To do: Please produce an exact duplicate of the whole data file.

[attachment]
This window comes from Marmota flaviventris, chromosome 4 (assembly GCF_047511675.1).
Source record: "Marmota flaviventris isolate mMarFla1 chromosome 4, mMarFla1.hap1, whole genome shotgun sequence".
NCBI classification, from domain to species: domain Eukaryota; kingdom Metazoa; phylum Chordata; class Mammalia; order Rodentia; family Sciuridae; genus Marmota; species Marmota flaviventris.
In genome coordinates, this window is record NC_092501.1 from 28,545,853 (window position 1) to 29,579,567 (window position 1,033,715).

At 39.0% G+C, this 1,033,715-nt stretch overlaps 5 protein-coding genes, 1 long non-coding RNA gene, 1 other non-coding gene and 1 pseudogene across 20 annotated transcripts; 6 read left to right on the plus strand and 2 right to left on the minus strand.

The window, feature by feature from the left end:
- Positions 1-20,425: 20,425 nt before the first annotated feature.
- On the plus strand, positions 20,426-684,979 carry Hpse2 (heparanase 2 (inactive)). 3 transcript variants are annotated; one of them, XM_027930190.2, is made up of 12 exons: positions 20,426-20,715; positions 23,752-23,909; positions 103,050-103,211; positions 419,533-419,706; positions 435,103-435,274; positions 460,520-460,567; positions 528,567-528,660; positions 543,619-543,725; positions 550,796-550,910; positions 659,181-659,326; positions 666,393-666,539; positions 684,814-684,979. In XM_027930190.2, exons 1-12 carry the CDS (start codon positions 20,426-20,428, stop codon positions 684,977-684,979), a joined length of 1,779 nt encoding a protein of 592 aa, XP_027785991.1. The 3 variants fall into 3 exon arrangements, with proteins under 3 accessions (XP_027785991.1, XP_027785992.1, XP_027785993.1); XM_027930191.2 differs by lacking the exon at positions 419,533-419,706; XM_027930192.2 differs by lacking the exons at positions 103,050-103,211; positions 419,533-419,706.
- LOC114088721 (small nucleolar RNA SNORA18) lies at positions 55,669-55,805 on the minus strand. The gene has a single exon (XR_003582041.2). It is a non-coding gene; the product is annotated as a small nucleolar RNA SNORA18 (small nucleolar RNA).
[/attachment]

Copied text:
This window comes from Marmota flaviventris, chromosome 4 (assembly GCF_047511675.1).
Source record: "Marmota flaviventris isolate mMarFla1 chromosome 4, mMarFla1.hap1, whole genome shotgun sequence".
NCBI classification, from domain to species: domain Eukaryota; kingdom Metazoa; phylum Chordata; class Mammalia; order Rodentia; family Sciuridae; genus Marmota; species Marmota flaviventris.
In genome coordinates, this window is record NC_092501.1 from 28,545,853 (window position 1) to 29,579,567 (window position 1,033,715).

At 39.0% G+C, this 1,033,715-nt stretch overlaps 5 protein-coding genes, 1 long non-coding RNA gene, 1 other non-coding gene and 1 pseudogene across 20 annotated transcripts; 6 read left to right on the plus strand and 2 right to left on the minus strand.

The window, feature by feature from the left end:
- Positions 1-20,425: 20,425 nt before the first annotated feature.
- On the plus strand, positions 20,426-684,979 carry Hpse2 (heparanase 2 (inactive)). 3 transcript variants are annotated; one of them, XM_027930190.2, is made up of 12 exons: positions 20,426-20,715; positions 23,752-23,909; positions 103,050-103,211; positions 419,533-419,706; positions 435,103-435,274; positions 460,520-460,567; positions 528,567-528,660; positions 543,619-543,725; positions 550,796-550,910; positions 659,181-659,326; positions 666,393-666,539; positions 684,814-684,979. In XM_027930190.2, exons 1-12 carry the CDS (start codon positions 20,426-20,428, stop codon positions 684,977-684,979), a joined length of 1,779 nt encoding a protein of 592 aa, XP_027785991.1. The 3 variants fall into 3 exon arrangements, with proteins under 3 accessions (XP_027785991.1, XP_027785992.1, XP_027785993.1); XM_027930191.2 differs by lacking the exon at positions 419,533-419,706; XM_027930192.2 differs by lacking the exons at positions 103,050-103,211; positions 419,533-419,706.
- LOC114088721 (small nucleolar RNA SNORA18) lies at positions 55,669-55,805 on the minus strand. The gene has a single exon (XR_003582041.2). It is a non-coding gene; the product is annotated as a small nucleolar RNA SNORA18 (small nucleolar RNA).